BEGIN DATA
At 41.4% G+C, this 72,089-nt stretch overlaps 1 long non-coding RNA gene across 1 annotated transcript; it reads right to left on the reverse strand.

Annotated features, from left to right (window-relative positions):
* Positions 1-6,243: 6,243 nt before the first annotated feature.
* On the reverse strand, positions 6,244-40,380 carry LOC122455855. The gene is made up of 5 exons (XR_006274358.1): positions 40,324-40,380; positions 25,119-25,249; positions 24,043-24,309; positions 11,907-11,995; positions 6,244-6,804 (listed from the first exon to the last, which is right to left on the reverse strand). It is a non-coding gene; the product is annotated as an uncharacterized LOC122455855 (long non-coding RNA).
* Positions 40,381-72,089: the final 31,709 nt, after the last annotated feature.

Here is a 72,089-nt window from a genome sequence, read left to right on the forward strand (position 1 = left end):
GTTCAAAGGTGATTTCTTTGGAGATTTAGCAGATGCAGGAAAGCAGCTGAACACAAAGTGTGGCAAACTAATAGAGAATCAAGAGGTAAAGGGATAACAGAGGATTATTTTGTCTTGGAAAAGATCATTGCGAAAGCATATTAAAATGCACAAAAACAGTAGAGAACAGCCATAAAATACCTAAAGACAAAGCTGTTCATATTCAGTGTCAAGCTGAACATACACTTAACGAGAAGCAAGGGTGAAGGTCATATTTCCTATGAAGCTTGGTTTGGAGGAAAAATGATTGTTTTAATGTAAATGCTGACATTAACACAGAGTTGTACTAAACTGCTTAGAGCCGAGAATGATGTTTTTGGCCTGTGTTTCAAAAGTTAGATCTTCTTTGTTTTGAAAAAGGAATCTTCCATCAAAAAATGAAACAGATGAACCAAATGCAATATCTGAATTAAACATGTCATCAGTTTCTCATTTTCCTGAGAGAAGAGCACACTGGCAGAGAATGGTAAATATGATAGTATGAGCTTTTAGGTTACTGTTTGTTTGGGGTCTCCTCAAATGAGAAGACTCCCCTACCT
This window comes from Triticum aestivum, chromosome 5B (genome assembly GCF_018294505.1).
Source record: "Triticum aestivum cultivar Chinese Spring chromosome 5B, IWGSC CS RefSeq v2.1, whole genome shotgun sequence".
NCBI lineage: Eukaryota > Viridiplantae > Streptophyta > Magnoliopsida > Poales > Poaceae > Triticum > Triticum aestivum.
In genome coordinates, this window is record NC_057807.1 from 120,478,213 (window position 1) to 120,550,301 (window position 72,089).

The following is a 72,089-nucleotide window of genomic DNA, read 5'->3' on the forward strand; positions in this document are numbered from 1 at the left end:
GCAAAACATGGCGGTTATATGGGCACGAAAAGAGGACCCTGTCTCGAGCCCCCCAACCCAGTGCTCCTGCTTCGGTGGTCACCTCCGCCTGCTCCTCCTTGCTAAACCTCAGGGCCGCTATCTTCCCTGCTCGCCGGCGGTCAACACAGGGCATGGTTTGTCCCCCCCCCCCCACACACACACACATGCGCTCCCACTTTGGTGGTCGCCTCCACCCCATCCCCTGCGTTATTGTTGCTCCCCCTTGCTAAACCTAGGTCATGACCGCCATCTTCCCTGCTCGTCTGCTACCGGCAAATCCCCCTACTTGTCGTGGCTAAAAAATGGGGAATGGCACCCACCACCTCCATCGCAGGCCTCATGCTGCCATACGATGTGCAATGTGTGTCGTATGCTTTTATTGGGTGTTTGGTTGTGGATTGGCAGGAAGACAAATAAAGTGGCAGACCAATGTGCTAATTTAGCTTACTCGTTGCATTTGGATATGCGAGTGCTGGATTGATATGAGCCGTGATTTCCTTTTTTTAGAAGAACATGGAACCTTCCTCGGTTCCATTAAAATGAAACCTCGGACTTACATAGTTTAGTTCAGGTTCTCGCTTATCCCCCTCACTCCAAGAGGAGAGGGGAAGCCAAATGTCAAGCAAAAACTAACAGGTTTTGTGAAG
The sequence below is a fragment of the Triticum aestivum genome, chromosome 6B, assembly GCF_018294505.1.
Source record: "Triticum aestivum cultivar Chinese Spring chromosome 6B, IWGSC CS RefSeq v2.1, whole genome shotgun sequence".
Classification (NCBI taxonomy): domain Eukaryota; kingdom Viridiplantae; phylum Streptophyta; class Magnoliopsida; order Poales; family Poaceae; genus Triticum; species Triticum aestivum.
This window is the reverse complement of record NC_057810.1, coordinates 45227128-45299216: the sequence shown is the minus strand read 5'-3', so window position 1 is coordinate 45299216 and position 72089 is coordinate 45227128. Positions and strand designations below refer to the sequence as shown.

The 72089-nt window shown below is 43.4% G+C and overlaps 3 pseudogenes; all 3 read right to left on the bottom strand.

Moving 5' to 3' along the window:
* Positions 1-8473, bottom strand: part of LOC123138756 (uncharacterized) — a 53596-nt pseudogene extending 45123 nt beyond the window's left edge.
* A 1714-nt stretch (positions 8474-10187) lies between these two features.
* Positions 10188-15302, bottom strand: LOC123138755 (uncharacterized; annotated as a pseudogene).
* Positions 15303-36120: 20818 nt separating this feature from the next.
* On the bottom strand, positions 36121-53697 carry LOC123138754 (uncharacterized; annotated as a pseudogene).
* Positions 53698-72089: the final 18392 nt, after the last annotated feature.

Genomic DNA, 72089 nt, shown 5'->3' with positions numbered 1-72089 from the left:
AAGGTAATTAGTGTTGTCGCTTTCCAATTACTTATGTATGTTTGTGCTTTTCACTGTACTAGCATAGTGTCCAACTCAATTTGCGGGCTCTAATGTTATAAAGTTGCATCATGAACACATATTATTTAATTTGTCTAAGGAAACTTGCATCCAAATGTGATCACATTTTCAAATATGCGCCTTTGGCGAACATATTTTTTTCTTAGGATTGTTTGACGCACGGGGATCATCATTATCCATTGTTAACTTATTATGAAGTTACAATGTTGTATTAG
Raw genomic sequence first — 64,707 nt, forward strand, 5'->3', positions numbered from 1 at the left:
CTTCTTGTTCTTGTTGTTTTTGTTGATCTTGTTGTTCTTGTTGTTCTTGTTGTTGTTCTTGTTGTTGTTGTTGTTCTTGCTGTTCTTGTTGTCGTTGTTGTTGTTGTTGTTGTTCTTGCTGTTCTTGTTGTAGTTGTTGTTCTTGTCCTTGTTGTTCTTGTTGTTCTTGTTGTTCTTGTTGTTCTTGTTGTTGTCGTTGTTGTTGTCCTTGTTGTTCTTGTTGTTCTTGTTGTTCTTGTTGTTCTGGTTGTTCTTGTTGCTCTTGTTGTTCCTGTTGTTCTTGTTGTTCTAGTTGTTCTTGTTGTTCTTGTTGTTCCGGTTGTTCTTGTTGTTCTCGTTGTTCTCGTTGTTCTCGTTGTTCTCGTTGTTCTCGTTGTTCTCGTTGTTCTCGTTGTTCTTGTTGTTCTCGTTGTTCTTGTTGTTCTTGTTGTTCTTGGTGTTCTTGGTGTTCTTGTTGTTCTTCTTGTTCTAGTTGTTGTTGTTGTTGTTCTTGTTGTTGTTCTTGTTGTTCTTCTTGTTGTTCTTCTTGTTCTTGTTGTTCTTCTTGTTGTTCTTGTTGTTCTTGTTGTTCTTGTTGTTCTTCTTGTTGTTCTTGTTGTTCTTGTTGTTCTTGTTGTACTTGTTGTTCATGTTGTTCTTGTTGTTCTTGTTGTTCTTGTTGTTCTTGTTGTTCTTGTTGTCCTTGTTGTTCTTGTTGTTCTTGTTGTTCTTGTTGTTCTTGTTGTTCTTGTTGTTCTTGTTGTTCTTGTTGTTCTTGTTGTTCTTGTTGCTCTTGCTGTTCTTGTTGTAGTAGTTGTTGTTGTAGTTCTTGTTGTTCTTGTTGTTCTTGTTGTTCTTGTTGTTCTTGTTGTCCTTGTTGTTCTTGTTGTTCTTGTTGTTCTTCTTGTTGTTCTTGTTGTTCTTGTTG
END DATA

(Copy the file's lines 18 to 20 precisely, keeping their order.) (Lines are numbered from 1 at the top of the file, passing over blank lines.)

The 72089-nt window shown below is 43.4% G+C and overlaps 3 pseudogenes; all 3 read right to left on the bottom strand.

Moving 5' to 3' along the window:
* Positions 1-8473, bottom strand: part of LOC123138756 (uncharacterized) — a 53596-nt pseudogene extending 45123 nt beyond the window's left edge.